Chapter 7 Bankruptcy Means Test: Everything You Need To Know
If you’re considering filing for bankruptcy, there’s a chance that you have already heard of the Means Test. The means test is a way to calculate how much income you have available to hypothetically pay your debts. It is relevant in both Chapter 7 and Chapter 13 bankruptcy. In the latter, it is used to determine how much the debtor will pay per month in a debt reorganization payment plan. In the former, the means test can be used for income qualification purposes. Means Test calculations can be complex, and are best conducted with the assistance of an experienced Phoenix bankruptcy lawyer. For your free consultation, call (480)833-8000 or use our online form to schedule.
Arizona Median Income
If you wish to file Chapter 7 bankruptcy in Arizona and make less than the median income for your family size, you won’t need to use the Means Test for income qualification purposes. You will use your average income over the last 6 months for comparison. If you are unmarried with no children, the median monthly income in Arizona is $4,653.25. This increases to $5,831.25, $6.296.67, $7,142.83, etc., for each added household member. Your spouse’s income will be combined with yours for Chapter 7 income qualification purposes, and adult children (absent special circumstances) will not count as household members. If you make more than the median income for your family size, you will need to pass the Means Test to qualify for Chapter 7 bankruptcy.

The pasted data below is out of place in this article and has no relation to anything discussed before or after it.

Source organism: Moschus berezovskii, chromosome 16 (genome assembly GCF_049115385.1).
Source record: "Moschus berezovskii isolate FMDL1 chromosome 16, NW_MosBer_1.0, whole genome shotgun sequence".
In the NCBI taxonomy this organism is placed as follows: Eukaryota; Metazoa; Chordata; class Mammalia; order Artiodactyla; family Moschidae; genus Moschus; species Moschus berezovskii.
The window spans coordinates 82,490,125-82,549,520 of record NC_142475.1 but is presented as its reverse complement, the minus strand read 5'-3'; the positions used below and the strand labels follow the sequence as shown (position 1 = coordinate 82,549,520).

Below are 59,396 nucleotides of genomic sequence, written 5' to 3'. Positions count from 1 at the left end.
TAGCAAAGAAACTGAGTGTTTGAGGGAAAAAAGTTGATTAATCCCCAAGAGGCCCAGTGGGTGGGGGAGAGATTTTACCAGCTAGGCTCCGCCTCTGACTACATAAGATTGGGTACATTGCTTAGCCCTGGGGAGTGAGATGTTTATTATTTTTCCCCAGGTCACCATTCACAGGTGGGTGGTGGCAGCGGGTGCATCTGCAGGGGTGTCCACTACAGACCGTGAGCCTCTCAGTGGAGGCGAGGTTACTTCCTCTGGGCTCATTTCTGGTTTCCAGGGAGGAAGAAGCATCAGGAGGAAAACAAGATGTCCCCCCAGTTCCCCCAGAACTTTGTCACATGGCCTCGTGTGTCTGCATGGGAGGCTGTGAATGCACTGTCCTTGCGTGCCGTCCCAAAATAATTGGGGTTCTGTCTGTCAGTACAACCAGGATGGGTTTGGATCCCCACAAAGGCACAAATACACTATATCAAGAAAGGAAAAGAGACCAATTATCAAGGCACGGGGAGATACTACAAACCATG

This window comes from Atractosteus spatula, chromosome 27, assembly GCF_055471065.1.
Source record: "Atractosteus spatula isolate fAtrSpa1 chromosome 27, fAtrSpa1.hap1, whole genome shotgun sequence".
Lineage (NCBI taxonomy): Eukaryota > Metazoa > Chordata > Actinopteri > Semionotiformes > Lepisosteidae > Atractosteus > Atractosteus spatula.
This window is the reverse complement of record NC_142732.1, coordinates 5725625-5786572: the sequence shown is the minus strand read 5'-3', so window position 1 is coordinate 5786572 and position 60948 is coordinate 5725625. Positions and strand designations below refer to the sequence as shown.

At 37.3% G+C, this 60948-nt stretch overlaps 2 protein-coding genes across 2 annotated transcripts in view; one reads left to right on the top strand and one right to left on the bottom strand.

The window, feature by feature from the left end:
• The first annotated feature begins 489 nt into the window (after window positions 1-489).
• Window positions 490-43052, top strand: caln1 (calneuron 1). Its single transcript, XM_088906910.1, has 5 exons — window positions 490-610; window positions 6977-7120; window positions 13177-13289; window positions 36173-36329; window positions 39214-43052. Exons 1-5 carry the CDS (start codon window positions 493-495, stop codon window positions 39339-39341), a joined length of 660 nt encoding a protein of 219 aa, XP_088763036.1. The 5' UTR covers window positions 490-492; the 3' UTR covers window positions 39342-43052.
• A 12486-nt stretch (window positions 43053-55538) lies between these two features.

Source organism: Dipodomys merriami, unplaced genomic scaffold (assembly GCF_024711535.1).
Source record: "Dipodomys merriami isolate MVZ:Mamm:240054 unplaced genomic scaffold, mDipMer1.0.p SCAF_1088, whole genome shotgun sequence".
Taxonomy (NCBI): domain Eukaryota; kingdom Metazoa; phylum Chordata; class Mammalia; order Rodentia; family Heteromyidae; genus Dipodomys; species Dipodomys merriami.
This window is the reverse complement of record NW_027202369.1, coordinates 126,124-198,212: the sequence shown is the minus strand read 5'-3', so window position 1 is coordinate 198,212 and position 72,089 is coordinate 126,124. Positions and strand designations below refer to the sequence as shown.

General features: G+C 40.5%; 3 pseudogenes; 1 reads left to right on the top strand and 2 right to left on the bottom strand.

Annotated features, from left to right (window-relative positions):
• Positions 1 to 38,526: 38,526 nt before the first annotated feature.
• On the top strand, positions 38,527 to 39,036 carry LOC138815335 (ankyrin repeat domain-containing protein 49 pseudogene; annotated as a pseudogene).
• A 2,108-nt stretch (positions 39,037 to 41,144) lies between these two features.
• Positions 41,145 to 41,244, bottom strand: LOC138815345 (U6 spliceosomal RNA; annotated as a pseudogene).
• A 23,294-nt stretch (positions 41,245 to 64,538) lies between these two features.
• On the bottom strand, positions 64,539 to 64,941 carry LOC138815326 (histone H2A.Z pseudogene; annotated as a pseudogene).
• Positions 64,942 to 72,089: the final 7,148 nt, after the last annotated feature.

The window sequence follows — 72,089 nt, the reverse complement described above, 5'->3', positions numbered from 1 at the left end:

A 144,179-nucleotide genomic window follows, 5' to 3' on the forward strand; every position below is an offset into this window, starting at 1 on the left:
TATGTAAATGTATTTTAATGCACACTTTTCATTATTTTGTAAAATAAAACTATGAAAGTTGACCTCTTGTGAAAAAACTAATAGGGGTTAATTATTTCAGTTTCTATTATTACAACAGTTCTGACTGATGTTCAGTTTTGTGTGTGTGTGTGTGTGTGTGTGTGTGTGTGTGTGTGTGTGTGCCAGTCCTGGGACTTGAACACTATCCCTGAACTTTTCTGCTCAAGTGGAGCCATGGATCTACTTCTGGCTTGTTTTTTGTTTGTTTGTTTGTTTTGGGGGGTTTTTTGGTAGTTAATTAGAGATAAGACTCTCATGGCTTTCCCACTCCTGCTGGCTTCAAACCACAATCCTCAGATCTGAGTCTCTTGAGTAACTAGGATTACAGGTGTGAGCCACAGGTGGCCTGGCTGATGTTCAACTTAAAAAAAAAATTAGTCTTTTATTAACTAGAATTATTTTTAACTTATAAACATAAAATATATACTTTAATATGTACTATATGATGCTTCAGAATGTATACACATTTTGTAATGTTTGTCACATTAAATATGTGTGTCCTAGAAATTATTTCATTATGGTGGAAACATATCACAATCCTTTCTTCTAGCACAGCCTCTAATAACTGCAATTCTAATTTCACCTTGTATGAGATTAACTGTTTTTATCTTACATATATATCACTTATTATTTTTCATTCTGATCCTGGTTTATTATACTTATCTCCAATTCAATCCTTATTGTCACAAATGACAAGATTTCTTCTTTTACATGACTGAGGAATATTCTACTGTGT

Allowable Expenses For The Means Test
The Means Test, simply put, consists of subtracting your necessary expenses from your average monthly income to find your disposable monthly income. However, bankruptcy courts only allow specific items to count as necessary expenses. You should confirm with an attorney that you are using amounts with the applicable allowances.